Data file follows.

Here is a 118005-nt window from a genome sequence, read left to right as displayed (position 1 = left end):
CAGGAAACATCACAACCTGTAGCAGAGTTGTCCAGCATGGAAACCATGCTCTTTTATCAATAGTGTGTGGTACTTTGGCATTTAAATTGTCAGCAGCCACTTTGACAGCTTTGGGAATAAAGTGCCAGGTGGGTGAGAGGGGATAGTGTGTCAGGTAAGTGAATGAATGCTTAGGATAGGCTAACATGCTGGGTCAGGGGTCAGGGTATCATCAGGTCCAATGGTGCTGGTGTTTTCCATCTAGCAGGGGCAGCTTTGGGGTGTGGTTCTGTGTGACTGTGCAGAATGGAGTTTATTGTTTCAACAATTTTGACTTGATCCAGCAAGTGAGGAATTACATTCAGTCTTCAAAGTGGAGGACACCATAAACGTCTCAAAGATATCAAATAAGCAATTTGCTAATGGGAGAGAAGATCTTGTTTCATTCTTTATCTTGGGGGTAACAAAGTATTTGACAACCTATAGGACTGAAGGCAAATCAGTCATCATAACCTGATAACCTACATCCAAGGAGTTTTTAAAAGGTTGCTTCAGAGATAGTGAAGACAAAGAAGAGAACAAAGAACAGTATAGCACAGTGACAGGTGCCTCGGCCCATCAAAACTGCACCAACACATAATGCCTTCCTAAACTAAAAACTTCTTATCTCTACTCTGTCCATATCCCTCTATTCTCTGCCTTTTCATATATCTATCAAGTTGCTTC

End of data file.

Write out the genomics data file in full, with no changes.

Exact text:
Here is a 118005-nt window from a genome sequence, read left to right as displayed (position 1 = left end):
CAGGAAACATCACAACCTGTAGCAGAGTTGTCCAGCATGGAAACCATGCTCTTTTATCAATAGTGTGTGGTACTTTGGCATTTAAATTGTCAGCAGCCACTTTGACAGCTTTGGGAATAAAGTGCCAGGTGGGTGAGAGGGGATAGTGTGTCAGGTAAGTGAATGAATGCTTAGGATAGGCTAACATGCTGGGTCAGGGGTCAGGGTATCATCAGGTCCAATGGTGCTGGTGTTTTCCATCTAGCAGGGGCAGCTTTGGGGTGTGGTTCTGTGTGACTGTGCAGAATGGAGTTTATTGTTTCAACAATTTTGACTTGATCCAGCAAGTGAGGAATTACATTCAGTCTTCAAAGTGGAGGACACCATAAACGTCTCAAAGATATCAAATAAGCAATTTGCTAATGGGAGAGAAGATCTTGTTTCATTCTTTATCTTGGGGGTAACAAAGTATTTGACAACCTATAGGACTGAAGGCAAATCAGTCATCATAACCTGATAACCTACATCCAAGGAGTTTTTAAAAGGTTGCTTCAGAGATAGTGAAGACAAAGAAGAGAACAAAGAACAGTATAGCACAGTGACAGGTGCCTCGGCCCATCAAAACTGCACCAACACATAATGCCTTCCTAAACTAAAAACTTCTTATCTCTACTCTGTCCATATCCCTCTATTCTCTGCCTTTTCATATATCTATCAAGTTGCTTC